11. That's true. I stand corrected.
  12. English

    Some people like A.J. Hoge, and just use his free videos to get enough comprehensible input. You might be better off hiring italki tutors or finding free language exchange partners.
  13. Yes, you explained yourself correctly, I just wasn't sure what that term meant. As for the topic, here's an example. Northern Chinese speakers (Harbin, Beijing ,etc) pronounce the r similar to how it's pronounced in US and Canadian English, so they have an easier time imitating those accents than the British accent. But I don't know if it's easier to understand for this reason. I also don't know if it makes a big difference or a small difference. Are those other examples made up, or have you read something that supports those similarities? It's somewhat interesting to me.
  14. What do you mean by "in a phonetic level"? I ask because then you go on to imply Scottish English is more similar to Italian than other forms of English, South African English is more similar to Spanish and Canadian English is more similar to Chinese. This doesn't click to me, but I'm interested in your explanation.
  15. I think they are both pretty cultural; not sure if it's possible to say one is more than the other.
  16. No, but it's a lot more messed up than that. Cases, verbs of motion, aspects, etc.
  17. I actually think the best person to answer this is you. You might try checking out job opportunities in the fields you're interested in. After getting a few leads, perhaps invade a few forums that are inhabited by expatriates to find out if they're happy, if their salaries are reasonable, etc. The only other thing I'll say is that Russian was quite difficult for me, mainly due to its grammar. Of the languages I speak, Chinese and Japanese were the hardest to learn by far, Thai and Russian were tied in third, Korean was fifth. Swahili, French and Spanish were all about the same, and I would guess approximately as difficult as German for an English speaker.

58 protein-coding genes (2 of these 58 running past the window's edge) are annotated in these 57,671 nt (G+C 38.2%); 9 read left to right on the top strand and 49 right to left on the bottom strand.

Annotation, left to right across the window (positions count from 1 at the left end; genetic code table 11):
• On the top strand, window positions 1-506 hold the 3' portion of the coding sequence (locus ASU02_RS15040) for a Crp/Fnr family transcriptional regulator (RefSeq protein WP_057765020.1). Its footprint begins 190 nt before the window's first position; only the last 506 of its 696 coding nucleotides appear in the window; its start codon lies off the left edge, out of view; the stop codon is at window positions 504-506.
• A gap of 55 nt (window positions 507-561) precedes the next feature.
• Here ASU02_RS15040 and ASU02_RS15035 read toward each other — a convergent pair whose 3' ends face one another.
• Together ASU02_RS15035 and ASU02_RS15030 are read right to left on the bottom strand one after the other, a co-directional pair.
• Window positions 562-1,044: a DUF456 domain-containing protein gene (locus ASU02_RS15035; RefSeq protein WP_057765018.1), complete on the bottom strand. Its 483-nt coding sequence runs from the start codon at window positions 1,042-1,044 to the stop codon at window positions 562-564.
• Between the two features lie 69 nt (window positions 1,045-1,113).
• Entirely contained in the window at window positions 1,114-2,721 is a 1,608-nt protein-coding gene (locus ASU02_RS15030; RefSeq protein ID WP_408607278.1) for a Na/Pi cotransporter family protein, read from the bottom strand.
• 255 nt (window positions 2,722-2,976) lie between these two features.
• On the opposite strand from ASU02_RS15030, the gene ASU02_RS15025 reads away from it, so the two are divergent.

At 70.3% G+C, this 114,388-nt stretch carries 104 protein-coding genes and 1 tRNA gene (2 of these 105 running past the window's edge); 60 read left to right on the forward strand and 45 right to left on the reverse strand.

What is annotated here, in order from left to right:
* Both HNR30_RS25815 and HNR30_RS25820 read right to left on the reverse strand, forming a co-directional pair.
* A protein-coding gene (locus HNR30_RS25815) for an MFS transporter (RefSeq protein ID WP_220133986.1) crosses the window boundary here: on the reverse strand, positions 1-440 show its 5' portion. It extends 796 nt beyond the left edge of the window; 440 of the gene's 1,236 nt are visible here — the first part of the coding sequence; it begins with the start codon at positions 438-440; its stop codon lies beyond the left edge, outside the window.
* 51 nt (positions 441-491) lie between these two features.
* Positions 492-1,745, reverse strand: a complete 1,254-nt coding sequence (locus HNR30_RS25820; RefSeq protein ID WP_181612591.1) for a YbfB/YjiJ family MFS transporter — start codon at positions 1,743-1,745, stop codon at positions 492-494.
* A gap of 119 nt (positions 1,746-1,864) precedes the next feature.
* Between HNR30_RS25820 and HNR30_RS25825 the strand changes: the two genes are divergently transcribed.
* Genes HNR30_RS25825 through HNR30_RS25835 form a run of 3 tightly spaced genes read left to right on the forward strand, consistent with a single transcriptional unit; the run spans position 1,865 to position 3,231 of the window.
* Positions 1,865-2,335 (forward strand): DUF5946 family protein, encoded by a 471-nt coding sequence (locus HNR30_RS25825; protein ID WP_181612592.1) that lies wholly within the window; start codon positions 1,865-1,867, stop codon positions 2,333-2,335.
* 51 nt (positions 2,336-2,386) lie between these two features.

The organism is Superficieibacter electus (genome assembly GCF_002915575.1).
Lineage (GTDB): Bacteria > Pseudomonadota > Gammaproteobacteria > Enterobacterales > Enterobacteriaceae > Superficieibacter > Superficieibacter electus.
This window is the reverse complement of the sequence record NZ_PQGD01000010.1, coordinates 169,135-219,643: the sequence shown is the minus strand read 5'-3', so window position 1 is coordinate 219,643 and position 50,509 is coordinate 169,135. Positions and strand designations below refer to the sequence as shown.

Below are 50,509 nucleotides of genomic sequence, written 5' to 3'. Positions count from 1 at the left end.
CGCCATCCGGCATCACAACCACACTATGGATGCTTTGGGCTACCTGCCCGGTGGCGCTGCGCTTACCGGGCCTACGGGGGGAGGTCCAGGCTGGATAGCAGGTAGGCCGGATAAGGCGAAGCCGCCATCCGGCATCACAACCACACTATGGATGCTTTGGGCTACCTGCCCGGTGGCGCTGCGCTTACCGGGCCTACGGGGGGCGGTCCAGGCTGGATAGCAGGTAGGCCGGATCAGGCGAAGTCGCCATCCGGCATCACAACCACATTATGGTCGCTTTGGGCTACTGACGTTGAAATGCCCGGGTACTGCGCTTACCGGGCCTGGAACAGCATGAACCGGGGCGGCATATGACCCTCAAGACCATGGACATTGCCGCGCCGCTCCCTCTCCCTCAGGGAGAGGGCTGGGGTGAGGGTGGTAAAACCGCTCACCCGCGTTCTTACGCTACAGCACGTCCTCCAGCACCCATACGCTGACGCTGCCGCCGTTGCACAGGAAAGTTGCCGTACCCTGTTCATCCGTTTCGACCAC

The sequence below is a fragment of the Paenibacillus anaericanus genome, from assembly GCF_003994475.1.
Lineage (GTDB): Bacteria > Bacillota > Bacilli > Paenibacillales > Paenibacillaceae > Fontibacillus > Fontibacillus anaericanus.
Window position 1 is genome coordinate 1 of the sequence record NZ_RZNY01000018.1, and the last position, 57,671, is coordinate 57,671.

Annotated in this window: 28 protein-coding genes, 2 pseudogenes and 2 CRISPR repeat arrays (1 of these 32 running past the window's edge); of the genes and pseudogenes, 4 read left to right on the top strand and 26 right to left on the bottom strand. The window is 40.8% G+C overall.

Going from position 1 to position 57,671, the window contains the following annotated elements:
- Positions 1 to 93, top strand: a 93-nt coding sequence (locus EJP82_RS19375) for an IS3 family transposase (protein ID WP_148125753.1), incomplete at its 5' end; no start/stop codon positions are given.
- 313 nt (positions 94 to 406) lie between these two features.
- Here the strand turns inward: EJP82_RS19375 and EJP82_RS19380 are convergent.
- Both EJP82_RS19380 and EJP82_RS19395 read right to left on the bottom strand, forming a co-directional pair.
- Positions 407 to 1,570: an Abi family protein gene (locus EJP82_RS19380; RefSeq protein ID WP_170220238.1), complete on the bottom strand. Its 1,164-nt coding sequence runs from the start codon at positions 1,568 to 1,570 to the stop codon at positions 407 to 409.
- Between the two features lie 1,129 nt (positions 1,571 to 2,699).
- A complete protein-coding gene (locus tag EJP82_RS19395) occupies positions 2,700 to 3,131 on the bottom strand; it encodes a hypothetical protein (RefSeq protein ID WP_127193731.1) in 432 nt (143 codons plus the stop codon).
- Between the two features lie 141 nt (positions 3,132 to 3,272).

18. Japanese and Spanish I want.

    Welcome! I speak both languages and can say they are well worth the effort.
  19. feek.live

    I've never tried it. I normally use skype, sometimes zoom or telephone chat apps like viber, whatsapp, etc.
  20. It's hard to advise because I don't know what age you lived in France, and what age you are now. But for starters, immerse yourself in the language as much as possible outside of school. Practice conversing with an italki tutor on skype, or a free language exchange partner. Watch French films, read French books, write a little in French every day, or maybe text your teacher/language partner. Do that for a while, and you will eventually recover your old level. How long it takes to reach "fluency" depends on your definition of "fluency" and a lot of other things, so I can't guess without a lot more information. Good luck!
  21. You say "this is just a choice" without telling us why you want to learn it. Unless we know, it will be pretty hard to advise. If there really is no preference, maybe choose the easiest one for you, which would probably be the one you've had most exposure to.
  22. For a native english speaker, Spanish pronunciation is a lot easier. Both languages have a lot of common vocabulary with English, but I'd give French the edge. It's really a tough call as to which is easier overall though. For job prospects, of course it depends on many factors. For example, someone who wants to design passenger planes might want French to try to get into airbus. Someone wanting to travel in the petroleum industry might be helped by Spanish. Etc, etc. But for the vast majority of english native speakers, knowing foreign languages isn't beneficial.
  23. Starting to learn Spanish...

    Excellent! You pronounced "opinion" like English. Everything else was fine imo.